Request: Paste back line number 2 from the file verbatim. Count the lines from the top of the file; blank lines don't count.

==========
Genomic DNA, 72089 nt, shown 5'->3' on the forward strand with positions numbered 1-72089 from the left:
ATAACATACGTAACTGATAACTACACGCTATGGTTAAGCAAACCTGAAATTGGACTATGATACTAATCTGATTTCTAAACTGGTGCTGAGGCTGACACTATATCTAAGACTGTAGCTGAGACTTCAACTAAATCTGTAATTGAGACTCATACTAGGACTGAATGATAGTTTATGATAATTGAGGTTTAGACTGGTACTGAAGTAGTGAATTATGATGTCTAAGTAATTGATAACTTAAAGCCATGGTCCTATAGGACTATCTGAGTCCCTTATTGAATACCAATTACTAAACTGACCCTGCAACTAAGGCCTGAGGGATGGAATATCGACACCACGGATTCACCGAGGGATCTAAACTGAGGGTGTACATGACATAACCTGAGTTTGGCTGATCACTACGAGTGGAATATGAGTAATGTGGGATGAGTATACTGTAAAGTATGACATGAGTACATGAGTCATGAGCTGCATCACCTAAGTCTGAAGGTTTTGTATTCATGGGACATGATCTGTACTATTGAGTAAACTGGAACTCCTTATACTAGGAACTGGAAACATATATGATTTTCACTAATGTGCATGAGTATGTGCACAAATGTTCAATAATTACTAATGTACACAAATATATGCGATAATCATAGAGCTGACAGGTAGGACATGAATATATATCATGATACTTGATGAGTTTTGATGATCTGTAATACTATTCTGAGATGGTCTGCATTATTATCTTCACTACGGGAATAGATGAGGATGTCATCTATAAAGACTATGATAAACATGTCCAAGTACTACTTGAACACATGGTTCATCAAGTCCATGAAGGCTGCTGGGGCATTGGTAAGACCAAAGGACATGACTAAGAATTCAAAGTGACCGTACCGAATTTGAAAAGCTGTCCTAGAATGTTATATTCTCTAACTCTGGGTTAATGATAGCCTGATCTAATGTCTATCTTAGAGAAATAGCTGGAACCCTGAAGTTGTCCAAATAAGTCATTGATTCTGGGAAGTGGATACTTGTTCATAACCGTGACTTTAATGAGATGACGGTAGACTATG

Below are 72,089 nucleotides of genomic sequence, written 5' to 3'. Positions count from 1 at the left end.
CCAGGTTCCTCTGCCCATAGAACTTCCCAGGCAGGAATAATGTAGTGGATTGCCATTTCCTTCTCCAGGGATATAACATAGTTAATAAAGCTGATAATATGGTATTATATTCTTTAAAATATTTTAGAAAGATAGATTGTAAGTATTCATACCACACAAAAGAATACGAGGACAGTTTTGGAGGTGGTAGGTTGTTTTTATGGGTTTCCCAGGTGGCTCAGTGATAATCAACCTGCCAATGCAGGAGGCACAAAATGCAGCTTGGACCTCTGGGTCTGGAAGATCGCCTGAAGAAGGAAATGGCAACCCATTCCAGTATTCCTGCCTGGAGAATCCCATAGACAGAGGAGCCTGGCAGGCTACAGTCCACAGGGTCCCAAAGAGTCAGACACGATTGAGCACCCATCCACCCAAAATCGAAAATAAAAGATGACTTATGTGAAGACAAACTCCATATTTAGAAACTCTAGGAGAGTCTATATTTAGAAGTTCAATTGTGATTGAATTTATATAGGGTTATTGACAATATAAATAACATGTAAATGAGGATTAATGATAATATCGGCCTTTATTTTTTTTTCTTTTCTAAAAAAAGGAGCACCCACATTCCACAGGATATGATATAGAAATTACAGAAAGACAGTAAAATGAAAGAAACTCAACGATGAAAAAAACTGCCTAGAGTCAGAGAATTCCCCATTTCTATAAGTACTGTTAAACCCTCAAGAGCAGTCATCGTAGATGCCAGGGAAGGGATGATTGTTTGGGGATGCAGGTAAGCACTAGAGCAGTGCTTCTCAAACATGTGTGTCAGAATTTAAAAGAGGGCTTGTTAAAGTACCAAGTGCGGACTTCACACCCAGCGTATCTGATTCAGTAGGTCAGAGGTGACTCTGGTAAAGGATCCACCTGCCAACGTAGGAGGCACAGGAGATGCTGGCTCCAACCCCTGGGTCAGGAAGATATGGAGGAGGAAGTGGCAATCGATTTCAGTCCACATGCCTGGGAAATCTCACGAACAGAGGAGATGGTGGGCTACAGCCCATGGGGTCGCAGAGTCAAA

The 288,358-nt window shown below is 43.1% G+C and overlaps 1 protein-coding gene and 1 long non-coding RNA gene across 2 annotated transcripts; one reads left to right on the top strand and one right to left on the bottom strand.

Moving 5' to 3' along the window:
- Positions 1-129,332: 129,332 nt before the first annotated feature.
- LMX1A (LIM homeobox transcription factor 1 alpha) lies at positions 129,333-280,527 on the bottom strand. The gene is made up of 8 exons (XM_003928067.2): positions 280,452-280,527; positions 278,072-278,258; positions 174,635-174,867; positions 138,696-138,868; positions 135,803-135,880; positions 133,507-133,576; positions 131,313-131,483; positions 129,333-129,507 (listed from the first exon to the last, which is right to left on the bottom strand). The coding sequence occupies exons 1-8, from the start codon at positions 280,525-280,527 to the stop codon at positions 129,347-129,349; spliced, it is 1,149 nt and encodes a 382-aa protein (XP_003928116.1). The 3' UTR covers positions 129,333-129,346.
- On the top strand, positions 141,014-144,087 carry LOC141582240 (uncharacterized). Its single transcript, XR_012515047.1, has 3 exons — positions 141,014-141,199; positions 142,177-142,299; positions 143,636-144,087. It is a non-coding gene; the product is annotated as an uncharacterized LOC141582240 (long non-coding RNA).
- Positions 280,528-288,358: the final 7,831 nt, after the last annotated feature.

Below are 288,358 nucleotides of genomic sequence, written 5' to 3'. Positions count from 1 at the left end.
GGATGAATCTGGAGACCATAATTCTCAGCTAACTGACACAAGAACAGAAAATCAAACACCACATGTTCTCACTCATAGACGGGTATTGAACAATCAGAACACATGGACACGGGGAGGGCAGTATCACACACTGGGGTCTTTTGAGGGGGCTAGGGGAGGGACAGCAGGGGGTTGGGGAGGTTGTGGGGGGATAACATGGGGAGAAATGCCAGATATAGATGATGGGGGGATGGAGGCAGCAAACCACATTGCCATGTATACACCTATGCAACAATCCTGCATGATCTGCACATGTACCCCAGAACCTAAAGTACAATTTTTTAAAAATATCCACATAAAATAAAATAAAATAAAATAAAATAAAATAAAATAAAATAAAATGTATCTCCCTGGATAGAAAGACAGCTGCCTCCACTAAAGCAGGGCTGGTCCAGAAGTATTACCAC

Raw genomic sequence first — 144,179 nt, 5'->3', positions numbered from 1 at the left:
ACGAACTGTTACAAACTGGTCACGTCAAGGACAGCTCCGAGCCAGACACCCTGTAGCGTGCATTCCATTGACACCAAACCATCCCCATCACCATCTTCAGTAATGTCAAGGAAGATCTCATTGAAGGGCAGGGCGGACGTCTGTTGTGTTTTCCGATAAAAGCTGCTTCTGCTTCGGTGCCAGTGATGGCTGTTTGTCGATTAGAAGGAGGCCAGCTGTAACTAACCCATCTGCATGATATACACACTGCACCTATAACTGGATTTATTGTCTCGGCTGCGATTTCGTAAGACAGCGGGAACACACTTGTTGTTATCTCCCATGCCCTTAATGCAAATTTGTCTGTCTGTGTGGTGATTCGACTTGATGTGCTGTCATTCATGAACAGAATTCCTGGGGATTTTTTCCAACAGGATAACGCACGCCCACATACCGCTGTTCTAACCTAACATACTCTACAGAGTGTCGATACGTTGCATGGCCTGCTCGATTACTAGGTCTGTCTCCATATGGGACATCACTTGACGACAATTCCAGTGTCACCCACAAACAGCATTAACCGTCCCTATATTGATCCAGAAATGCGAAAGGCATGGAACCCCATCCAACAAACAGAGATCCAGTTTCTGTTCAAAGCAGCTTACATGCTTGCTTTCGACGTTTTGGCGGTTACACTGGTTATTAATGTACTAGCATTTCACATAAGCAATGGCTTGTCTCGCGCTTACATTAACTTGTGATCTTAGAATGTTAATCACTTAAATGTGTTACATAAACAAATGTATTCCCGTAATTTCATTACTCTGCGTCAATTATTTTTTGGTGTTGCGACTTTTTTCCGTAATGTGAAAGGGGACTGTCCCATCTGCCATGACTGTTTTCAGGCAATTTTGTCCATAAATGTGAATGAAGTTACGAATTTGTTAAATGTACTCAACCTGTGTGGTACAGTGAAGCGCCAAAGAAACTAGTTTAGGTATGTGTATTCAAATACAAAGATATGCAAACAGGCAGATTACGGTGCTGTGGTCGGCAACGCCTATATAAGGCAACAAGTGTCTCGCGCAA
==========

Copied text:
ATAACATACGTAACTGATAACTACACGCTATGGTTAAGCAAACCTGAAATTGGACTATGATACTAATCTGATTTCTAAACTGGTGCTGAGGCTGACACTATATCTAAGACTGTAGCTGAGACTTCAACTAAATCTGTAATTGAGACTCATACTAGGACTGAATGATAGTTTATGATAATTGAGGTTTAGACTGGTACTGAAGTAGTGAATTATGATGTCTAAGTAATTGATAACTTAAAGCCATGGTCCTATAGGACTATCTGAGTCCCTTATTGAATACCAATTACTAAACTGACCCTGCAACTAAGGCCTGAGGGATGGAATATCGACACCACGGATTCACCGAGGGATCTAAACTGAGGGTGTACATGACATAACCTGAGTTTGGCTGATCACTACGAGTGGAATATGAGTAATGTGGGATGAGTATACTGTAAAGTATGACATGAGTACATGAGTCATGAGCTGCATCACCTAAGTCTGAAGGTTTTGTATTCATGGGACATGATCTGTACTATTGAGTAAACTGGAACTCCTTATACTAGGAACTGGAAACATATATGATTTTCACTAATGTGCATGAGTATGTGCACAAATGTTCAATAATTACTAATGTACACAAATATATGCGATAATCATAGAGCTGACAGGTAGGACATGAATATATATCATGATACTTGATGAGTTTTGATGATCTGTAATACTATTCTGAGATGGTCTGCATTATTATCTTCACTACGGGAATAGATGAGGATGTCATCTATAAAGACTATGATAAACATGTCCAAGTACTACTTGAACACATGGTTCATCAAGTCCATGAAGGCTGCTGGGGCATTGGTAAGACCAAAGGACATGACTAAGAATTCAAAGTGACCGTACCGAATTTGAAAAGCTGTCCTAGAATGTTATATTCTCTAACTCTGGGTTAATGATAGCCTGATCTAATGTCTATCTTAGAGAAATAGCTGGAACCCTGAAGTTGTCCAAATAAGTCATTGATTCTGGGAAGTGGATACTTGTTCATAACCGTGACTTTAATGAGATGACGGTAGACTATG